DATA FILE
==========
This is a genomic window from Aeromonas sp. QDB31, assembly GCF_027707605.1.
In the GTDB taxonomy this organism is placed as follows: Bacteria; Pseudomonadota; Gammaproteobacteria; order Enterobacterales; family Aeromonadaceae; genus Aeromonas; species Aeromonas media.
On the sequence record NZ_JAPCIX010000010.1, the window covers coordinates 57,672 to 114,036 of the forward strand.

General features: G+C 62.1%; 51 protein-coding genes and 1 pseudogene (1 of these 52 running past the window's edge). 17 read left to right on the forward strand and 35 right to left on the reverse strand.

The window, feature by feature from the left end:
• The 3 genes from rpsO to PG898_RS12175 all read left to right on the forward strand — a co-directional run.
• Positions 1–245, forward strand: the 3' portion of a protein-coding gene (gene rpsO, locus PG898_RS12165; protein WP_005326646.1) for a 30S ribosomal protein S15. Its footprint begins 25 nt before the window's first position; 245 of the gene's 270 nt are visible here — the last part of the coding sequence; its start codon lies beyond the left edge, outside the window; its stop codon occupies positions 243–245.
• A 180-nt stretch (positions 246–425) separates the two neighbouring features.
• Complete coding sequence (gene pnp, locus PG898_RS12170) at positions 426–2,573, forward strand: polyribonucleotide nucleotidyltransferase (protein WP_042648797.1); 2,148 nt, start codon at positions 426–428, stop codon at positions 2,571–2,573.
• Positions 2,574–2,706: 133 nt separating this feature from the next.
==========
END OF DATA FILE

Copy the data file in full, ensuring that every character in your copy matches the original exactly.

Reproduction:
This is a genomic window from Aeromonas sp. QDB31, assembly GCF_027707605.1.
In the GTDB taxonomy this organism is placed as follows: Bacteria; Pseudomonadota; Gammaproteobacteria; order Enterobacterales; family Aeromonadaceae; genus Aeromonas; species Aeromonas media.
On the sequence record NZ_JAPCIX010000010.1, the window covers coordinates 57,672 to 114,036 of the forward strand.

General features: G+C 62.1%; 51 protein-coding genes and 1 pseudogene (1 of these 52 running past the window's edge). 17 read left to right on the forward strand and 35 right to left on the reverse strand.

The window, feature by feature from the left end:
• The 3 genes from rpsO to PG898_RS12175 all read left to right on the forward strand — a co-directional run.
• Positions 1–245, forward strand: the 3' portion of a protein-coding gene (gene rpsO, locus PG898_RS12165; protein WP_005326646.1) for a 30S ribosomal protein S15. Its footprint begins 25 nt before the window's first position; 245 of the gene's 270 nt are visible here — the last part of the coding sequence; its start codon lies beyond the left edge, outside the window; its stop codon occupies positions 243–245.
• A 180-nt stretch (positions 246–425) separates the two neighbouring features.
• Complete coding sequence (gene pnp, locus PG898_RS12170) at positions 426–2,573, forward strand: polyribonucleotide nucleotidyltransferase (protein WP_042648797.1); 2,148 nt, start codon at positions 426–428, stop codon at positions 2,571–2,573.
• Positions 2,574–2,706: 133 nt separating this feature from the next.